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I have the following logo...

Put entire logo in golden ratio

I need to adjust the "3" so that the curves used for the 3 are proportional and the same degree of arc as the other curves. Currently, the arcs within the 3 appear foreign to the overall symmetry of the other shapes.

I'm trying to explore the Golden Spiral in an effort to find the right curves for the 3.

enter image description here

How should I approach altering the 3?

  • What do you mean by "put it in golden ratio"? – Cai May 30 '18 at 9:36
  • you see this grey logo, can you explain me how to put in golden ratio in circles ? – Marc May 30 '18 at 9:37
  • how to make the whole logo according to the golden ratio – Marc May 30 '18 at 9:40
  • What I need is to make this logo out of the golden ratio circles so that every letter can be made of that circles – Marc May 30 '18 at 9:45
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    Let me see if this is right ----- You need the cures/circles in the 3 to match the other curves/circles of the logo so that all curves appear proportional and the same degree of arc? --- is that what you are after? – Scott May 30 '18 at 9:56
4

The problem is not the exterior border of the 3, which is already the same diameter than the other circles.

The inside borders of this three has a different shape typology than the rest, and make an elliptical visual effect. Try to fix the inside borders of the three.

sample

Also take care about the stroke cuts. The "P" has a vertical and horizontal cut. The "3" has three different angles at the strokes endings.

angles

The "P" vertical stroke is hidden behind the "a" curved stroke. The "3" vertical curved right stroke exceeds nearly the half of the "a" stroke width. This is optically pushing the "3" to the left.

three

What can be useful is to design the 3 alone as a circle character. Once you have the three, look for the way to assemble it to the other characters.

  • Yes, it's a problem for me too, Thanks, i must solve that inside border, but i don't know how . – Marc May 30 '18 at 10:39
3

The question originally asked about the golden ratio, but has since been edited. So, I'll leave this as an answer since I was already working on it, and it might still be relevant.

You could use some circles whose size relates to each other in the golden ratio. Then it is possible to place the circles to act as a guide for the creation of the character.

For example, here's one way you could do it.

enter image description here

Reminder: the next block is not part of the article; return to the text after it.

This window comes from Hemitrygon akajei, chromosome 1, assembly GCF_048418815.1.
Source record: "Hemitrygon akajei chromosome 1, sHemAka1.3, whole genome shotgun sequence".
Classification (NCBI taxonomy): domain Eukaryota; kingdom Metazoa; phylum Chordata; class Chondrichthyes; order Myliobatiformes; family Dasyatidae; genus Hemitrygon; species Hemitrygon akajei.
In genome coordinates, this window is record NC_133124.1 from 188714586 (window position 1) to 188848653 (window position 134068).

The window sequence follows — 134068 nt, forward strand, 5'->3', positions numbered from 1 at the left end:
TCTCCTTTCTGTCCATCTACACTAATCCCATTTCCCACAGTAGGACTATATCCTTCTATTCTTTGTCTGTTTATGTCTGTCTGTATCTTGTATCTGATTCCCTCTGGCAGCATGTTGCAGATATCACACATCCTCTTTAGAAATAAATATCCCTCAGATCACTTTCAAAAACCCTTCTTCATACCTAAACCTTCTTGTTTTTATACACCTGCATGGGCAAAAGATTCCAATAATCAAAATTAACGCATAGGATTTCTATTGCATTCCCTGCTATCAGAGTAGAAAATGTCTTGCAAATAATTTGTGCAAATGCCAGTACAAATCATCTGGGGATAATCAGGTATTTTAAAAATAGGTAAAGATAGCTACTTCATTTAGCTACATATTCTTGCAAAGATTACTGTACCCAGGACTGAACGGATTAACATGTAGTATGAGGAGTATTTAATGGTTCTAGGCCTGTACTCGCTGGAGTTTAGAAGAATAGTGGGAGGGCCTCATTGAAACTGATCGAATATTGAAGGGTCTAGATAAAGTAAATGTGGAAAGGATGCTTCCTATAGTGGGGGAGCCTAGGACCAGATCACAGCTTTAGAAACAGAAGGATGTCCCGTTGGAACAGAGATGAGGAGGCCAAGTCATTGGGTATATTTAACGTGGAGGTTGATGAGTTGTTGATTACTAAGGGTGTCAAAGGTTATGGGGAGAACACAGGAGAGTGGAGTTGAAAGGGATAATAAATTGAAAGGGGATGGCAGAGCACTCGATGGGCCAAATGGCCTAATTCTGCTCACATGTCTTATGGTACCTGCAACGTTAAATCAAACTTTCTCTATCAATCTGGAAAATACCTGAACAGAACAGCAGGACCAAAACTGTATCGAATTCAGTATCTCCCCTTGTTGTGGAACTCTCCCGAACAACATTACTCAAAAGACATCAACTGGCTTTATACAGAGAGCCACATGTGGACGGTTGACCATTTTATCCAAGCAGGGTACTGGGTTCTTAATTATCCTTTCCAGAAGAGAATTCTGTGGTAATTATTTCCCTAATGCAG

3

I like the concept a great deal.

This is merely how I'd construct something similar based upon the concept.

enter image description here

enter image description here

enter image description here

Keeping the circles all the same and the bars the same width, and then remaining consistent with the width of the breaks is what I would aim for.

I might play with the angle for the 3 a bit. I tried a 45° triangle and that was too great an angle in my perception. And I tried a leaving the cuts in the "3" at the 0° angle - both those options seemed to be promoting the appearance of a "e" more than a "3". But there may be something between 45° and 0° that works better than the 60° which I used above.

As 0° cuts.. I guess you'd have to decide whether this shows a "3" or an "e".

enter image description here


Playing a bit more.. bringing in the bar of the 3 so it is offset by the same 15pts from the edges of the inner arc cuts seems to promote a 3 more to me. I also squared off the cap of the 3 bar, to match the square cap of the tail on the p and the a.

Then I realized I could possibly align the bar at a 60° angle from the inner points on the arc cuts.. So I tried that.

enter image description here

From here, I've got about 4 subtly different variations. I'd create a png of each.. wait a day or two.. then come back and look at them with fresh eyes to allow me to choose which direction I felt best conveyed the 3. And then adjust further if needed.

  • Love this answer! Awesome tutorial as well! +1 – WELZ May 30 '18 at 16:21
  • Careful with the devil's trident shape 🔱 – Danielillo May 30 '18 at 17:10
  • You see whatever it is you see. That would have never entered my mind. I don't think in those terms. – Scott May 30 '18 at 17:16
  • I am not criticizing your work, it is simple optical perception. What answer would there be if the client has the same perception? – Danielillo May 30 '18 at 17:26
  • My clients are generally practical and far more interested in business and sales than they are in underlying, remote, subtle, random, religious overtones. :) – Scott May 30 '18 at 17:52

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